The UK economy is not delivering. On the surface it has some impressive strengths: employment levels are high, fewer older people are living in poverty than in the past, and we have a number of globally successful sectors. But there aren’t enough such sectors and too few people have been sharing in their successes. In recent years our economy has been growing, but most people are no better off than a decade ago. For many people the economy does not appear to be working at all.

Policy responses to structural changes in the global economy have also failed to deliver a just economy. Previous waves of technological change have enabled greater offshoring and changed the shape of the labour market, with differential effects on groups in society. Inaction on climate change will have the greatest impact on those who are most vulnerable and are least to blame.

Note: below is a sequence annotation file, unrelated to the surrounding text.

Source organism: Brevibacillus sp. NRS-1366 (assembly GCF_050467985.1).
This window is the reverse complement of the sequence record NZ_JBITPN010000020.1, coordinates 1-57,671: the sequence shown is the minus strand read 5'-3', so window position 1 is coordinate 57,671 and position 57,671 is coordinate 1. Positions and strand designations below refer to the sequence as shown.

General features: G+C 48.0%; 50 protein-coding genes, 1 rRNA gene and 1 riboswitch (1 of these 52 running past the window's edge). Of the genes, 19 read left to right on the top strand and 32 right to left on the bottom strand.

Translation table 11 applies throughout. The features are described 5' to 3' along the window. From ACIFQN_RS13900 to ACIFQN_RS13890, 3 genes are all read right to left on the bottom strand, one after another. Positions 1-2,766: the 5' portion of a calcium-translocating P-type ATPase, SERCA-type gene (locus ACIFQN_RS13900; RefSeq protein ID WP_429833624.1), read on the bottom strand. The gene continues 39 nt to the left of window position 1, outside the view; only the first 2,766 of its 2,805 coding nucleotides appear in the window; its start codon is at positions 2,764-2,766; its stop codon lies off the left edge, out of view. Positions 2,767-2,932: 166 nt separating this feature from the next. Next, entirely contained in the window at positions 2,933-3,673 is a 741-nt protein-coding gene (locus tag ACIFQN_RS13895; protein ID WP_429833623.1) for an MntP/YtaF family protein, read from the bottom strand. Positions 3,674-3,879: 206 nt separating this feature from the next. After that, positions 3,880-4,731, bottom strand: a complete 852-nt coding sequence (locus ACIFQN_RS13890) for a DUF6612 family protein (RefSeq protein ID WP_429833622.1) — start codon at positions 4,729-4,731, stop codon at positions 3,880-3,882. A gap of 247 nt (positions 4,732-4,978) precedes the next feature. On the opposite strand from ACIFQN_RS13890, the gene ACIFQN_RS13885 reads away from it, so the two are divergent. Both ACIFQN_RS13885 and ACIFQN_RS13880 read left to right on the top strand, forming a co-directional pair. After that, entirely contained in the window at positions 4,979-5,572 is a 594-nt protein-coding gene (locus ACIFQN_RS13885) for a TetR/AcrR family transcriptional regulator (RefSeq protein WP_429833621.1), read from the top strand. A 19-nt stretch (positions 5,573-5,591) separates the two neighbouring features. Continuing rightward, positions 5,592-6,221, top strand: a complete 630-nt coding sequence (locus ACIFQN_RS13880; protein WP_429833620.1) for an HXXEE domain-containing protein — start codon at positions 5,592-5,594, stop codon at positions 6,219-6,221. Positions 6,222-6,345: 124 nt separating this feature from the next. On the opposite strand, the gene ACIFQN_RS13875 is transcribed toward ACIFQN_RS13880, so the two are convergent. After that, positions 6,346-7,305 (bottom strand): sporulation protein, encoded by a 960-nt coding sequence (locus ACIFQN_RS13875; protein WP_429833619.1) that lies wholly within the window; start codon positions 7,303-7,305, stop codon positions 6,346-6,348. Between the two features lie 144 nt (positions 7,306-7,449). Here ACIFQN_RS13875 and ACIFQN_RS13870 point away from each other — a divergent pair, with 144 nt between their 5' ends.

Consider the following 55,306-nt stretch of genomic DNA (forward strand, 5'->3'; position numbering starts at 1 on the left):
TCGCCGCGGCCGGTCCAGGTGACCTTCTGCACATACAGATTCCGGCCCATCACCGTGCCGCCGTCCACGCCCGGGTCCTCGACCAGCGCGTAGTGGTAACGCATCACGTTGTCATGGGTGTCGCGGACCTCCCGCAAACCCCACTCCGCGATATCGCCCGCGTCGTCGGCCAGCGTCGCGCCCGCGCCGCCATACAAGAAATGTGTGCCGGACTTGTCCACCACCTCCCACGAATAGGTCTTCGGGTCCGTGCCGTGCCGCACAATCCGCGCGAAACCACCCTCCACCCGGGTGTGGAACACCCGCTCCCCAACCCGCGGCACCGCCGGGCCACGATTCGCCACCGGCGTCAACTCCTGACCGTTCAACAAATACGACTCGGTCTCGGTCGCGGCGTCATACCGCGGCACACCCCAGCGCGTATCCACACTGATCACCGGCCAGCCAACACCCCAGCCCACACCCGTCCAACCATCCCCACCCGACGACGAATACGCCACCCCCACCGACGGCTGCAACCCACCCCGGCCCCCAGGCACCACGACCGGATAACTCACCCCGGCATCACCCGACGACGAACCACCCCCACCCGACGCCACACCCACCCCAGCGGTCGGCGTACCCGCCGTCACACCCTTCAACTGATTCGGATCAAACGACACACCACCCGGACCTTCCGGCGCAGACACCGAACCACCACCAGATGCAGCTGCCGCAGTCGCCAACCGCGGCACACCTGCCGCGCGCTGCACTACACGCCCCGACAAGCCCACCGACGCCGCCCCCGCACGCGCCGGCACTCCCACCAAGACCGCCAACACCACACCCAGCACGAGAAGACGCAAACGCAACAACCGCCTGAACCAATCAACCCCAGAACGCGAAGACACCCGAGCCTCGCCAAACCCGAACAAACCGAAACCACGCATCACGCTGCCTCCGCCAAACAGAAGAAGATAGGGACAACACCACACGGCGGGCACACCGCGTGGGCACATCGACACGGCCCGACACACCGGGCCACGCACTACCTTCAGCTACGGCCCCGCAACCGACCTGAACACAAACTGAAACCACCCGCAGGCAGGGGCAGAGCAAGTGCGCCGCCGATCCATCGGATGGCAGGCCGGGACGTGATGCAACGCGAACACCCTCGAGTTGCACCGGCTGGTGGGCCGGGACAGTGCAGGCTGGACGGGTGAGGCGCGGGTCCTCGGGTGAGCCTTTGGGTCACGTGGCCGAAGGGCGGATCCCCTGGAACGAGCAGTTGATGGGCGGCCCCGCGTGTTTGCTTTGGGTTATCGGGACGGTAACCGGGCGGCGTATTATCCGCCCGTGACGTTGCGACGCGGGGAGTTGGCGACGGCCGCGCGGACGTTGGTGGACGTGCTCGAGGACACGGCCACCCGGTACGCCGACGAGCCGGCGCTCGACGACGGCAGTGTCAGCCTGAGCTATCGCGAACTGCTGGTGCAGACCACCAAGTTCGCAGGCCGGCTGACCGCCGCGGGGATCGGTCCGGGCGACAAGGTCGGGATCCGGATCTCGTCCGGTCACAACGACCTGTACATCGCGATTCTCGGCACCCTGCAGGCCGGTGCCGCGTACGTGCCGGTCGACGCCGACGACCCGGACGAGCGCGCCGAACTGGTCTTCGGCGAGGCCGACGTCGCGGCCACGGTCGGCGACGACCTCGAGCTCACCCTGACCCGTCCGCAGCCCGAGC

This time must be different. The political response is and must be ours to determine; we must choose a way forward that points to both prosperity and justice. Policymakers who value the goal of a stronger and fairer economy must be ready with a bold and coherent policy programme in response to crisis and change.

This will be the agenda for the Centre for Economic Justice.